6. Along with other standard, up-to-date vaccinations, measles vaccines are required by the CDC for all travelers visiting Bulgaria. This measure is to protect not only the traveler but also vulnerable Bulgarians. It also helps ensure that measles does not make its way to other countries.
  7. Bulgarians are required to notify health officials if they have measles. The Regional Inspection for Prevention and Control of Public Health (RIPCPH) and the National Center for Infectious and Parasitic Diseases (NCIPD) are then notified. The sooner individuals report cases, the sooner national health organizations can prevent outbreaks. Health officials also proactively study the demographics of measles patients to figure out where the disease came from and other risk factors.

Though Bulgaria’s recent measles outbreaks are distressing, the country has worked hard to protect as many people as possible. Additional efforts are aimed towards preparedness for the possibility of future outbreaks of measles in Bulgaria. With an increase in vaccines and a focus on the disease by medical professionals, Bulgaria will be able to keep measles under control.

– Alyson Kaufman
Photo: Pexels

Countries Affected by the Measles OutbreakIn 2019, countries around the world faced a significant increase in measles outbreaks. Besides cases in the United States, people in places like the Democratic Republic of the Congo (DRC), Brazil, the Philippines and Somalia have suffered from a resurgence of this preventable disease. There are many causes of the global measles outbreak including the mistrust of vaccines, inadequate access to health care and the global childhood immunization gap.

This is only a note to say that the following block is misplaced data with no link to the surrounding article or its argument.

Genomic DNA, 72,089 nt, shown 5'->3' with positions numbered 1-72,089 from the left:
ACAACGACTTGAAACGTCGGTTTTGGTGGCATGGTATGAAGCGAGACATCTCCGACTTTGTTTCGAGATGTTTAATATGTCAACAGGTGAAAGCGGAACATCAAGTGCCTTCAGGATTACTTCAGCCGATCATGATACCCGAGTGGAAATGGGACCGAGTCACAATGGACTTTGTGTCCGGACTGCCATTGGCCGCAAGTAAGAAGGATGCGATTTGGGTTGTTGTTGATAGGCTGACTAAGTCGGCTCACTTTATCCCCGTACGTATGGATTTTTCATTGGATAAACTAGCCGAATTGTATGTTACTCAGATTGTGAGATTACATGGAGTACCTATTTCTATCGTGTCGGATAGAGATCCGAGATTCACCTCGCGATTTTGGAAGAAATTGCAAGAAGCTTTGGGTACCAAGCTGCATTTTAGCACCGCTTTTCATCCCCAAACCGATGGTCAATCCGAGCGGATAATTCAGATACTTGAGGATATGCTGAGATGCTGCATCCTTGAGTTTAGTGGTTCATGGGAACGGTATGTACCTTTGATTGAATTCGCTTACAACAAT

Measles is caused by a virus and spread through respiratory transmission. It is highly contagious but mostly preventable through childhood vaccinations. Mild symptoms of measles include high fever and a rash. More severe effects of the disease include pneumonia, diarrhea and even deafness.

4 Countries Affected by the Measles Outbreak

  1. The Democratic Republic of the Congo (DRC): In the DRC, measles has killed 5,000 people so far in 2019, which is more than twice as many people as Ebola. More than 90 percent of these deaths are children under the age of 5. Further, the measles outbreak has spread throughout all provinces. Lack of access to health care and a shortage of measles vaccines contribute to these deaths. Additionally, weakened immune systems in malnourished children, deficiencies in vitamin A and diseases such as HIV/AIDS also lead to death. UNICEF and other NGOs have distributed more than 1,300 measles kits containing antibiotics, rehydration salts and other drugs to the most impacted areas. UNICEF has also advocated for a longer-term strategy to address the outbreak.